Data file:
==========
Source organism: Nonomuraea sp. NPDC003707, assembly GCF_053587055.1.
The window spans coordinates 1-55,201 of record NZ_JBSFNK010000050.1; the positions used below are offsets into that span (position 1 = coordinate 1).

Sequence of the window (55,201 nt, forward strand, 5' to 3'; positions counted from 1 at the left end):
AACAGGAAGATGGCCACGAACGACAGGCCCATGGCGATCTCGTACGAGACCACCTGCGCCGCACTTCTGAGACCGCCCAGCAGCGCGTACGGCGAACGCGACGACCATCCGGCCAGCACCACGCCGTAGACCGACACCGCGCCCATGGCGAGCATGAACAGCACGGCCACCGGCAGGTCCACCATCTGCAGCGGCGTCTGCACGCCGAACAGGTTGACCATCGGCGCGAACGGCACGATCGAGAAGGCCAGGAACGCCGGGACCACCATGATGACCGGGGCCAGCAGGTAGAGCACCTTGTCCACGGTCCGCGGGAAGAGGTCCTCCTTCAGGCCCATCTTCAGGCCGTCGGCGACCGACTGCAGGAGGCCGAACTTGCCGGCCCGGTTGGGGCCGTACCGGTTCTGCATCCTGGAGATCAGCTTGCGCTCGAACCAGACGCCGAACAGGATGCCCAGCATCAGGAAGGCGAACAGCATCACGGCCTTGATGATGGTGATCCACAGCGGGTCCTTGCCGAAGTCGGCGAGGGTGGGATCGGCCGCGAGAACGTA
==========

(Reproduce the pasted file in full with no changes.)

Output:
Source organism: Nonomuraea sp. NPDC003707, assembly GCF_053587055.1.
The window spans coordinates 1-55,201 of record NZ_JBSFNK010000050.1; the positions used below are offsets into that span (position 1 = coordinate 1).

Sequence of the window (55,201 nt, forward strand, 5' to 3'; positions counted from 1 at the left end):
AACAGGAAGATGGCCACGAACGACAGGCCCATGGCGATCTCGTACGAGACCACCTGCGCCGCACTTCTGAGACCGCCCAGCAGCGCGTACGGCGAACGCGACGACCATCCGGCCAGCACCACGCCGTAGACCGACACCGCGCCCATGGCGAGCATGAACAGCACGGCCACCGGCAGGTCCACCATCTGCAGCGGCGTCTGCACGCCGAACAGGTTGACCATCGGCGCGAACGGCACGATCGAGAAGGCCAGGAACGCCGGGACCACCATGATGACCGGGGCCAGCAGGTAGAGCACCTTGTCCACGGTCCGCGGGAAGAGGTCCTCCTTCAGGCCCATCTTCAGGCCGTCGGCGACCGACTGCAGGAGGCCGAACTTGCCGGCCCGGTTGGGGCCGTACCGGTTCTGCATCCTGGAGATCAGCTTGCGCTCGAACCAGACGCCGAACAGGATGCCCAGCATCAGGAAGGCGAACAGCATCACGGCCTTGATGATGGTGATCCACAGCGGGTCCTTGCCGAAGTCGGCGAGGGTGGGATCGGCCGCGAGAACGTA